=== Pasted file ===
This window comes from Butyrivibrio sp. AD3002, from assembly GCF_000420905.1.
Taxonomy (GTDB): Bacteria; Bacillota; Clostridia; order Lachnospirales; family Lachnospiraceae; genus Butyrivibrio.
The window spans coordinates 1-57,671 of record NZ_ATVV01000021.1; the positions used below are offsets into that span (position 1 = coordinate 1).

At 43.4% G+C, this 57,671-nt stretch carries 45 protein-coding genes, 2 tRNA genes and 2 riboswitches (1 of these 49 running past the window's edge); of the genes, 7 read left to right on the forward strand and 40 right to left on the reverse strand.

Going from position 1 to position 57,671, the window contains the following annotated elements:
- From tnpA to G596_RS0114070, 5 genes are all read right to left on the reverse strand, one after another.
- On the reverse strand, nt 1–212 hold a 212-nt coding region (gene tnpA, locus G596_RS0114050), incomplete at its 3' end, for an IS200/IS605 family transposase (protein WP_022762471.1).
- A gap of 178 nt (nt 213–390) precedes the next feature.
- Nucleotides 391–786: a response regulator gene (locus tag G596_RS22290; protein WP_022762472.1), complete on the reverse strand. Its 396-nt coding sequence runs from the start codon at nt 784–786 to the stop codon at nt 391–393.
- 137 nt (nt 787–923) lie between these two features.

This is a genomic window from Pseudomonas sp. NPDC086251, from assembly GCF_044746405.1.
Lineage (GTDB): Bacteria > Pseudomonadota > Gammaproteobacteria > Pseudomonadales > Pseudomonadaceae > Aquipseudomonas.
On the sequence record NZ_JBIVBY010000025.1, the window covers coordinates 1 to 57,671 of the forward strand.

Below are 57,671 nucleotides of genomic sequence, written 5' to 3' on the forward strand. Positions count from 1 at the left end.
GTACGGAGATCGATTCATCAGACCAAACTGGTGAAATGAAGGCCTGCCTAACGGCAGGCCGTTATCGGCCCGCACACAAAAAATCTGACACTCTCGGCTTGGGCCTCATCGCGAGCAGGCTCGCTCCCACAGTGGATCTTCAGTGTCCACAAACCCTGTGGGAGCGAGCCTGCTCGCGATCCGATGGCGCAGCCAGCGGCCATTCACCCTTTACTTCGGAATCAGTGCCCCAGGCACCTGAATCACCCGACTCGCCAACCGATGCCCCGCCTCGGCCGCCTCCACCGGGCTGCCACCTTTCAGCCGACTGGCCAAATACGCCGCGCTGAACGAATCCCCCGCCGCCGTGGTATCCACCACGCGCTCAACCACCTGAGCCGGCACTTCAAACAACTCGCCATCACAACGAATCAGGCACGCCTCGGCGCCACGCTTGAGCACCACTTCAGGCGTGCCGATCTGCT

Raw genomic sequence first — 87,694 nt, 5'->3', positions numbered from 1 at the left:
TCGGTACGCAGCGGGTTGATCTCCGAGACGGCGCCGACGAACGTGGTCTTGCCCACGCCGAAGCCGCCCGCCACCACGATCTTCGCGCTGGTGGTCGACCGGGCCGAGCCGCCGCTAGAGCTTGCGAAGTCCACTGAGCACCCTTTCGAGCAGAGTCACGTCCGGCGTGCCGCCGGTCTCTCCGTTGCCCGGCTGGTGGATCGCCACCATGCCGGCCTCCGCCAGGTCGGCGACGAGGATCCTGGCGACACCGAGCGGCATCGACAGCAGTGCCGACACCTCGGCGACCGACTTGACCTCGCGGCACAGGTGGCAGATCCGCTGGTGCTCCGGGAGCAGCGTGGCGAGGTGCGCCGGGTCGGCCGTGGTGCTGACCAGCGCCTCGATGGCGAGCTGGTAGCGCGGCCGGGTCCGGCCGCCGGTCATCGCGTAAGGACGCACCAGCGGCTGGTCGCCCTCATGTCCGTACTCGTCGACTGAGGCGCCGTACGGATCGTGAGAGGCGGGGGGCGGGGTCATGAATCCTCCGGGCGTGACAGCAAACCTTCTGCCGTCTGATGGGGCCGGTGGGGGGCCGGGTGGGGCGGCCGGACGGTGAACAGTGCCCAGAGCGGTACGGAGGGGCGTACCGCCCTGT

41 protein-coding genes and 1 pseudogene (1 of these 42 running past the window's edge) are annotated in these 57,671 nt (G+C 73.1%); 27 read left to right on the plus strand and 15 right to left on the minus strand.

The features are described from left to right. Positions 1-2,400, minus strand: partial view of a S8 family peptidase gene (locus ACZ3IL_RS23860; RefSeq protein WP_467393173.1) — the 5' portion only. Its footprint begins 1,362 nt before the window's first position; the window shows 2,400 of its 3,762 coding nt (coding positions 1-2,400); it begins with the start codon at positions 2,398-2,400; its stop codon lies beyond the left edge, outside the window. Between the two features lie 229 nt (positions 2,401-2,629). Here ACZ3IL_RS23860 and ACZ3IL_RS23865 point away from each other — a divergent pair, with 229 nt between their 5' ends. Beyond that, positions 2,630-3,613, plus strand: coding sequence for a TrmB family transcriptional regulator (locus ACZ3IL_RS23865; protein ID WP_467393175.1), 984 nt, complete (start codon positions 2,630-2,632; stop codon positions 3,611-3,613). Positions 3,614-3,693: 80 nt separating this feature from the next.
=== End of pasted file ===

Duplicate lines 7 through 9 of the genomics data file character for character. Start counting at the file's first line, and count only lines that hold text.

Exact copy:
- On the reverse strand, nt 1–212 hold a 212-nt coding region (gene tnpA, locus G596_RS0114050), incomplete at its 3' end, for an IS200/IS605 family transposase (protein WP_022762471.1).
- A gap of 178 nt (nt 213–390) precedes the next feature.
- Nucleotides 391–786: a response regulator gene (locus tag G596_RS22290; protein WP_022762472.1), complete on the reverse strand. Its 396-nt coding sequence runs from the start codon at nt 784–786 to the stop codon at nt 391–393.